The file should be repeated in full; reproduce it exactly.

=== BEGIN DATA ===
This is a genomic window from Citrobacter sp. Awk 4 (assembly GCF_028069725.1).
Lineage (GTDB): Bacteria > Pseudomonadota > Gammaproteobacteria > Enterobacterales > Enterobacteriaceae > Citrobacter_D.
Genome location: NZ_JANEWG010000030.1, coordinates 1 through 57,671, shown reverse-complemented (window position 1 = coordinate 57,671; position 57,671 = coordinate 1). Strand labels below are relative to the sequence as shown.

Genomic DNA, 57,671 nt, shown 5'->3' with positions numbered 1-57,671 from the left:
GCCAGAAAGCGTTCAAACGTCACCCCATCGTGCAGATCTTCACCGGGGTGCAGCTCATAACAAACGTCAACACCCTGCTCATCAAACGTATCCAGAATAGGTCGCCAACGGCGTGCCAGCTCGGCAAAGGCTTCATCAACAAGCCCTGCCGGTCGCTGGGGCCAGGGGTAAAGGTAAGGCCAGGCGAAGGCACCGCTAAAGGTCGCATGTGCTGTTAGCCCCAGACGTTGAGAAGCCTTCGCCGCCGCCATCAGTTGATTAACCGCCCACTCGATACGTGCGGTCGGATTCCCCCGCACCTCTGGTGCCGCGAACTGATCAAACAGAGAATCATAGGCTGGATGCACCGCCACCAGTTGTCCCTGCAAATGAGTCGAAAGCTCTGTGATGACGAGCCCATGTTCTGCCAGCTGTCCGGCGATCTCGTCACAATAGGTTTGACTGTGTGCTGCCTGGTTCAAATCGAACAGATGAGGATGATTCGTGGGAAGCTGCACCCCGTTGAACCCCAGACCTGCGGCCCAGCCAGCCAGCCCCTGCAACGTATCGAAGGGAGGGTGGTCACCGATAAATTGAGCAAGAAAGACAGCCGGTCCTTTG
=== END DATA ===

This is a genomic window from Citrobacter sp. Awk 4 (assembly GCF_028069725.1).
Lineage (GTDB): Bacteria > Pseudomonadota > Gammaproteobacteria > Enterobacterales > Enterobacteriaceae > Citrobacter_D.
Genome location: NZ_JANEWG010000030.1, coordinates 1 through 57,671, shown reverse-complemented (window position 1 = coordinate 57,671; position 57,671 = coordinate 1). Strand labels below are relative to the sequence as shown.

Genomic DNA, 57,671 nt, shown 5'->3' with positions numbered 1-57,671 from the left:
GCCAGAAAGCGTTCAAACGTCACCCCATCGTGCAGATCTTCACCGGGGTGCAGCTCATAACAAACGTCAACACCCTGCTCATCAAACGTATCCAGAATAGGTCGCCAACGGCGTGCCAGCTCGGCAAAGGCTTCATCAACAAGCCCTGCCGGTCGCTGGGGCCAGGGGTAAAGGTAAGGCCAGGCGAAGGCACCGCTAAAGGTCGCATGTGCTGTTAGCCCCAGACGTTGAGAAGCCTTCGCCGCCGCCATCAGTTGATTAACCGCCCACTCGATACGTGCGGTCGGATTCCCCCGCACCTCTGGTGCCGCGAACTGATCAAACAGAGAATCATAGGCTGGATGCACCGCCACCAGTTGTCCCTGCAAATGAGTCGAAAGCTCTGTGATGACGAGCCCATGTTCTGCCAGCTGTCCGGCGATCTCGTCACAATAGGTTTGACTGTGTGCTGCCTGGTTCAAATCGAACAGATGAGGATGATTCGTGGGAAGCTGCACCCCGTTGAACCCCAGACCTGCGGCCCAGCCAGCCAGCCCCTGCAACGTATCGAAGGGAGGGTGGTCACCGATAAATTGAGCAAGAAAGACAGCCGGTCCTTTG